The ‘Globe’ is in the vicinity of Leicester Square. On the ground floor there is a long spacious bar, with ample seating accommodation, to which the scum of the earth, or the cream of the West End underworld (as you wish it) nightly repairs. Everybody is drunk by half-past ten. By this time there are still remaining one or two boisterous young men from second-rate public schools and respectable business men having a night out, but the place is distinguished by an enormous prevalence of harlots, and their clientèle. Which includes American Sailors, crooks, thriving little Jew furriers and hairdressers, and nondescripts of all sorts – all with a great deal of ugly money to scatter about. At eleven o’clock they are all turned out, but those who wish may go downstairs. Here there is a band of four, a floor for dancing, and about forty odd tables with white cloths, at which you may have food and drink till
twelve. But the law forbids you to drink unless you make a pretence of eating as well, so you have to order a sandwich which you never touch. In this manner great profit accrues to the owners of the ‘Globe.’

When they arrived here, there was a thick crowd on the stairs going down, and it seemed rather doubtful whether they would get in. They did so, however – entering into the blare of the band, the shuffle of the crowded floor, and that confusion of blazing light, people, talk, and smoke almost inseparable from the pursuit of nightly pleasure. They found a seat at the back, and could barely hear each other talk. He ordered drinks as in a dream, and asked her to dance.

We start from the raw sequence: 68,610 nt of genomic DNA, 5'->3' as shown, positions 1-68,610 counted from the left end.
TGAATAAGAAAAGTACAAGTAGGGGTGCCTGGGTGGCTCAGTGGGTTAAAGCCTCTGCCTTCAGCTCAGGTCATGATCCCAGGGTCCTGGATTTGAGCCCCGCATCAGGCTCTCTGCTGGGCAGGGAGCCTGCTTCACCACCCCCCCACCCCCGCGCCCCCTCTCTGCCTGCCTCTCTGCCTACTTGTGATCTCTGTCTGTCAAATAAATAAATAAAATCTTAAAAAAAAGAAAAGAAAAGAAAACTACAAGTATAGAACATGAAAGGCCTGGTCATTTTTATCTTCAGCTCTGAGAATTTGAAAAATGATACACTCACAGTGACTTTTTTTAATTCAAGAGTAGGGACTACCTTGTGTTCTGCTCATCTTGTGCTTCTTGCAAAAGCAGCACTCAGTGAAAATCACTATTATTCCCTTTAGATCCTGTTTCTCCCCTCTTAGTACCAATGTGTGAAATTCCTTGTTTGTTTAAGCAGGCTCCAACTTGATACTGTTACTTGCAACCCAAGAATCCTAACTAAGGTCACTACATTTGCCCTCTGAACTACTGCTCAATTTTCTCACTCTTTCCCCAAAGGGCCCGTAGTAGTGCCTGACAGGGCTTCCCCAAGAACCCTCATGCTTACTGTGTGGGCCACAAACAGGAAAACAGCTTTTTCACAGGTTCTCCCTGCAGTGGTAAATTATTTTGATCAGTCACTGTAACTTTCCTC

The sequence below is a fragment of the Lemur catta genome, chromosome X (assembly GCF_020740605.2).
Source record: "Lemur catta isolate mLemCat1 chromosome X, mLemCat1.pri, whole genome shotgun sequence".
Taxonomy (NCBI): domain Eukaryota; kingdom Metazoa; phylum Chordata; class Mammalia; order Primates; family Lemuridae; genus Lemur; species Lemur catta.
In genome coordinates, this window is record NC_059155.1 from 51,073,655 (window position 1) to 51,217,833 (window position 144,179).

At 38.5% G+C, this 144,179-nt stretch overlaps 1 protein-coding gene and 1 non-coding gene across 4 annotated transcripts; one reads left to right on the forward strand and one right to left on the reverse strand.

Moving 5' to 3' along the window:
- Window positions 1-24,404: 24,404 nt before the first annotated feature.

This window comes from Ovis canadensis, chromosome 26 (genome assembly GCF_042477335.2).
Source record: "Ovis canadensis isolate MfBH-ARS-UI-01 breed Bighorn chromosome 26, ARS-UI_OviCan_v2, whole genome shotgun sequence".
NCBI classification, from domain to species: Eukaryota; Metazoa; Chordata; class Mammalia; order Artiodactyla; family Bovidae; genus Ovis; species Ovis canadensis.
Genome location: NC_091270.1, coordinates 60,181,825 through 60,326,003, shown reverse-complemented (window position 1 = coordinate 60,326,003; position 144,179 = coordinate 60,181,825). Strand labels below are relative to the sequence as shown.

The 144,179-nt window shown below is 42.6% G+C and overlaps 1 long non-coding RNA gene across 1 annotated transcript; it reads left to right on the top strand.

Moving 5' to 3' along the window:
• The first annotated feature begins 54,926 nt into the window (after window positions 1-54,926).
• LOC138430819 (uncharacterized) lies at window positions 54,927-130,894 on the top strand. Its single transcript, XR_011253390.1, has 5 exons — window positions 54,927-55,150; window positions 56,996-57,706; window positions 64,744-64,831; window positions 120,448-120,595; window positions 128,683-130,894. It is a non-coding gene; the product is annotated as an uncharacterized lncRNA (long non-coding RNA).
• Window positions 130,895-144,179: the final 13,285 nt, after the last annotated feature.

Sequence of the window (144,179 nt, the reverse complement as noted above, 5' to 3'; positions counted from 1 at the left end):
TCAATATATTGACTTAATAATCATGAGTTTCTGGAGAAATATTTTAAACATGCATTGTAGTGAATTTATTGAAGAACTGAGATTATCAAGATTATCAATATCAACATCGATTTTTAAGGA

She danced, not to his surprise, beautifully. She snuggled up, as though with a gesture, in his arms. A lot of people looked at them, and he was very proud. He could hold his own with any of them. He held the prettiest woman in the room in his arms, and he could hold his own with any of them. He was convinced that she was the prettiest woman in the room. He was proud to be seen with her. He was having a great night.

The dance ended, they smiled and clapped, and they went back to their table. Here drinks were waiting for them, and at last the alcohol began to mount to Bob’s brain in real earnest. Everything became excited and confused. Another tune began. Somebody came up and asked her to dance. She appealed for permission, he gave it, and she went. He watched her dancing. He danced with her again. He came back and ordered more drinks. Someone else came up and asked her to dance (this was apparently customary at the ‘Globe’); and he again watched her.

As she danced with others he could not take his eyes off her. The prettiest thing in the room. He observed her body, embraced by another, as he had embraced it, swaying to the tune. A kind of jealous sense of ownership prompted him to smile at her nearly every time she came round. She never failed him. She was phenomenally desirable, and he was proud of her. He had never had such a delightful evening. He was drunk.

And now everything grew more and more confused. He was talking gaily with her at the tables; he was dancing with her; he was talking with her again. The place was beginning to reel; she was speaking with amused disparagement of her other partners; he was finding himself strangely gratified by the disparagement, and trying to order some more drinks. They were getting on famously. And all at once there was a strange pause, and she was looking at him in a new way.

‘Ain’t you really got a girl?’ she said.

He looked at her – in a queer, exalted moment – and then replied:

‘No,’ he said. ‘I said I hadn’t. . . .’


‘Yes. Honest. Why?’

‘Oh – only just wondered.’ She stuck out her cigarette on the plate. ‘Come on. Let’s dance this one. It’s the last.’